If Thanksgiving is a time for appreciativeness, then Christmas is about hope. At least it has been for me.
This year I'm overwhelmed with it. Hope that this cold will FINALLY go away. Hope that Santa will deliver a signed purchase and sale contract on that new house for us. That this home search will end, once and for all. (And you would to if you'd seen the things we've seen: houses full of birds and life-size female mannequins dressed as superheroes, swings hanging from ceilings. Yes, you'd be praying for it to cease too. Truuuuusssssttttt meeeee.)
As I sit here waiting for the seller's final answer after countering the counter of our counter offer I can't help but realize how different this year is--how different my hopes have become.
Twelve years ago today, at this same exact hour, I was sitting, waiting. Soon the doctors would be making rounds. Soon we would know if our newborn son Bob would be going home for Christmas or not. I wished for it with all my heart--that he would be healthy enough to do so now that he was out of the ICU. But it was bittersweet, my hope. And it seemed so shallow.
Only days before he'd undergone neurosurgery. I'd sat there as well in the waiting room, frantic. My baby was only weeks old. It was only days before Christmas. In my protected lifetime, I'd never had to go through something so difficult, and it felt like my soul was about to crack under the fear and terror I was feeling. (Of course, I didn't know then I'd be back in that same room or same ICU with my oldest son. That this would become my life. But then the universe is kind that way, no?)
A woman was waiting across from me. Her face looked so familiar. Finally she came over and introduced herself. It turned out she was my old neighbor. Though she was a few years older, we'd grown up together, lived only houses apart. She'd once been a beauty pageant winner, the leader of the popular girls, someone I'd always been in awe of. She was still beautiful. Almost glowing.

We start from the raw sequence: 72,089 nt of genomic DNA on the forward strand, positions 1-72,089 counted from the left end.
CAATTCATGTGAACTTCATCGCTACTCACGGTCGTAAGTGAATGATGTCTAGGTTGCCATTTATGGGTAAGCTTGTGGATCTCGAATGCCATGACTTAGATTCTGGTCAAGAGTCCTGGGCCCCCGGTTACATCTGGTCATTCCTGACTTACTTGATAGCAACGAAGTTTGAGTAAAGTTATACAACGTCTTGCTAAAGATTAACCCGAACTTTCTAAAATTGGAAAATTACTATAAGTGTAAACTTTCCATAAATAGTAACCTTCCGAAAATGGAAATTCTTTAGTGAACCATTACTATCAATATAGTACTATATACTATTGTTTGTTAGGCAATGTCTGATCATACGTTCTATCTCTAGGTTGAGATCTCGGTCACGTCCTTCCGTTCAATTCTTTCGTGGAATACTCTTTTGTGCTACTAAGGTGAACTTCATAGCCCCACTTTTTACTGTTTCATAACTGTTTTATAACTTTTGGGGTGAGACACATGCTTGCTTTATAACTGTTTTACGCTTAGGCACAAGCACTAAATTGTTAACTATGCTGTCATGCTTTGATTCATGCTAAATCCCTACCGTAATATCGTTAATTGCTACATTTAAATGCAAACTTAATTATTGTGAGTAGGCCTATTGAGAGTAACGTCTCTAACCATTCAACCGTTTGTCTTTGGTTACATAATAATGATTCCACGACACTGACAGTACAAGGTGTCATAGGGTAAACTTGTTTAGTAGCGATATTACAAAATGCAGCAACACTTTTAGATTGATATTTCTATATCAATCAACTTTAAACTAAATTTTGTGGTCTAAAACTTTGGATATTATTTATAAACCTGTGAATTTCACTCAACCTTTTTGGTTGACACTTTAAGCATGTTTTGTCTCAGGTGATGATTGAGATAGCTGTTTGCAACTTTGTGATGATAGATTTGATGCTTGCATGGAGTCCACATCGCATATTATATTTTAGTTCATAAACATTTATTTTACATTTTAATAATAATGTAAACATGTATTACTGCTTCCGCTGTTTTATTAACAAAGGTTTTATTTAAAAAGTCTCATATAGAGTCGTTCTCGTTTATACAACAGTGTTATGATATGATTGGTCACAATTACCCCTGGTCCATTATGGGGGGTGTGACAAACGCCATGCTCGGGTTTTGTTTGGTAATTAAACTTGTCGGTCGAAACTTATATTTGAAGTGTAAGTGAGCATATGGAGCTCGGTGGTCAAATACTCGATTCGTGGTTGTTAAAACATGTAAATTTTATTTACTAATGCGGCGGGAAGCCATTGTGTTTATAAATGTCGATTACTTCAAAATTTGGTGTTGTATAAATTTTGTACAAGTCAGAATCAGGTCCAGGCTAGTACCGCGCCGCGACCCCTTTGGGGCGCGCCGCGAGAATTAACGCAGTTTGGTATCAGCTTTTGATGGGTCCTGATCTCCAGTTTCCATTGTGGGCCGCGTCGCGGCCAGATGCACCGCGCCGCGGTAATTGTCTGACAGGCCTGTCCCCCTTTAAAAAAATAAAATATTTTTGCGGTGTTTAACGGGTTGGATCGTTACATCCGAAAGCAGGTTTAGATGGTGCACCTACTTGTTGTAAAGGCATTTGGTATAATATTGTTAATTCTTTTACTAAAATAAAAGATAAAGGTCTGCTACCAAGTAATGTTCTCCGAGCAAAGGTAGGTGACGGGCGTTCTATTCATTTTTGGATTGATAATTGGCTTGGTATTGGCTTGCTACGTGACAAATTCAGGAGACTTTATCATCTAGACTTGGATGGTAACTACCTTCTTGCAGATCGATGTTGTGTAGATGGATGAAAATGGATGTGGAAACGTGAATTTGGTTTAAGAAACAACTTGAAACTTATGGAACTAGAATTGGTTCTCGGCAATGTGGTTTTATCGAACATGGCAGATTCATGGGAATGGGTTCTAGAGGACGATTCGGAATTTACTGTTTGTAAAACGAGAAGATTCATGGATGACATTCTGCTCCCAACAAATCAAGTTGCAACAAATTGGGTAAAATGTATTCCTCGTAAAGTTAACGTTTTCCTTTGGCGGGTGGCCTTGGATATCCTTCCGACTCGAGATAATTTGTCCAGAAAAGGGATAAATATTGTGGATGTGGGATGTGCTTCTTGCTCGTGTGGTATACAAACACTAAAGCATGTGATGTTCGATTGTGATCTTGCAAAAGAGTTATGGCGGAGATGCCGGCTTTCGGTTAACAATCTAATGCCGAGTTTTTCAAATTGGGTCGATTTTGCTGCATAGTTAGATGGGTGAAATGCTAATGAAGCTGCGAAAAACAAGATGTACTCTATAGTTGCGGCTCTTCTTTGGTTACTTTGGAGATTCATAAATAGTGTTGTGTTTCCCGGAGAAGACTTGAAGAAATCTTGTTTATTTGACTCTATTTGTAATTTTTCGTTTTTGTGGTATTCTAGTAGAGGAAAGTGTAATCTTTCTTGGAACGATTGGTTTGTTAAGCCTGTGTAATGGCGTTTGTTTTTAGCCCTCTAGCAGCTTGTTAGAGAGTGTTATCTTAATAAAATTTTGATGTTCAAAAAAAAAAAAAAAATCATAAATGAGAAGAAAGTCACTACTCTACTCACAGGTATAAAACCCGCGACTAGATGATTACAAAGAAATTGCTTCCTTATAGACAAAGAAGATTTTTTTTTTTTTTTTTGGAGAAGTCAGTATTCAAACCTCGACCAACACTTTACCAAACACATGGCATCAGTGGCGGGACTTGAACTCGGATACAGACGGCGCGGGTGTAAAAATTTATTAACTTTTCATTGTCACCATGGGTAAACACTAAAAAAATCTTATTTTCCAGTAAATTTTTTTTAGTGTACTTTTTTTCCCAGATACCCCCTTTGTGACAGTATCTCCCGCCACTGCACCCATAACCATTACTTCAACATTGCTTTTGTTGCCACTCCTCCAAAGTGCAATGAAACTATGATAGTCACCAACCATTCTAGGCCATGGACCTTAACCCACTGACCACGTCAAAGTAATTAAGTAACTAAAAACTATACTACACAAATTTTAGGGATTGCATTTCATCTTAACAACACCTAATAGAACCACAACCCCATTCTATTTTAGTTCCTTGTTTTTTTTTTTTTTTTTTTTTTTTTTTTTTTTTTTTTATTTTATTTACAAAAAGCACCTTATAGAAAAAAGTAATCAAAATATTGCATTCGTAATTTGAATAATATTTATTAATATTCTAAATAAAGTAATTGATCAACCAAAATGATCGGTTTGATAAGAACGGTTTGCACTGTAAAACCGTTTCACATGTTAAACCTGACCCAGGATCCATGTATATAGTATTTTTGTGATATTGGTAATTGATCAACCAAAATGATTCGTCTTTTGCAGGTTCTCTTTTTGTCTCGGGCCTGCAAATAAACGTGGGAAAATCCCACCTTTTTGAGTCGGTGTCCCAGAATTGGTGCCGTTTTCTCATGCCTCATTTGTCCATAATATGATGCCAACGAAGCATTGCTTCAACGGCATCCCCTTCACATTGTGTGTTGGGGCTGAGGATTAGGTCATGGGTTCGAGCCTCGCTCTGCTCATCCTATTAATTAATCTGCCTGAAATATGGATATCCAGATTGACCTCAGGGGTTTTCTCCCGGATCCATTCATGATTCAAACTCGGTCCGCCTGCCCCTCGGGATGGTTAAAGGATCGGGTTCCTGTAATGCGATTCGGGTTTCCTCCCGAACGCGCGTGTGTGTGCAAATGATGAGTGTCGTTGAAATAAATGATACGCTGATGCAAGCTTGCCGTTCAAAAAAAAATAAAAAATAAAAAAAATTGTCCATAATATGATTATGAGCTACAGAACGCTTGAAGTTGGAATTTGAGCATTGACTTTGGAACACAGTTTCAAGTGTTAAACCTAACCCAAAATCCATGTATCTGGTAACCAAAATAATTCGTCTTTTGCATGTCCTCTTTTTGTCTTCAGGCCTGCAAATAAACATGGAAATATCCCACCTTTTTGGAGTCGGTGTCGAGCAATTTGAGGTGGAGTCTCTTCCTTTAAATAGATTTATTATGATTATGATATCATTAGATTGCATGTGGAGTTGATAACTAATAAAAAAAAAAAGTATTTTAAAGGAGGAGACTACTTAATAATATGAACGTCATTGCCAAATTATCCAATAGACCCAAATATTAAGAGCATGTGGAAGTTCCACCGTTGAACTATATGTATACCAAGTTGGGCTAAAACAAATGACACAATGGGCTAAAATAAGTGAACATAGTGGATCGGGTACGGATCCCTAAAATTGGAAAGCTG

She explained her seven-month-old son was undergoing surgery for a cancerous brain tumor. His second in less than twenty-four hours. The fifth of his short life. His brain had swollen, dangerously so. They weren't sure he'd make it.
I remember staring at her. At how calm and together she seemed. At the pride that oozed from her as she described her baby and five other children. At her hope that he would pull through this surgery as he had the others. At all their hopes that the boy would live long enough so they could spend his first, and his last, Christmas Day with him.
But she'd made peace with it all. No one ever promised us we'd get a tomorrow, she'd said. So you live and love each day as hard as you can and just hope for that tomorrow.
Her hopes came true.
So did mine. However shallow and bittersweet I felt them to be--hope is hope is hope, after all. We made it home for Christmas, my husband and I and our tiny baby. Just as I'd dreamed. And I learned something I'd never forget, something that would get me through everything and anything that came into my life from that day forward. Even houses full of mannequins.
Know that someone is struggling more, hurting more, losing more. Always. Be grateful for everything you have, and I mean everything, for it is so precious. Always. And have hope. No matter how dark or hopeless the situation seems. There is hope. Always.
Especially at Christmas time.
I wish you all a hope-filled holiday season. I wish you all a hope-filled life. And meanwhile, I shall continue to hope that Santa shows up soon with that signed P&S before I explode from impatience--because I'm starting to suspect I really might if we don't hear something soon...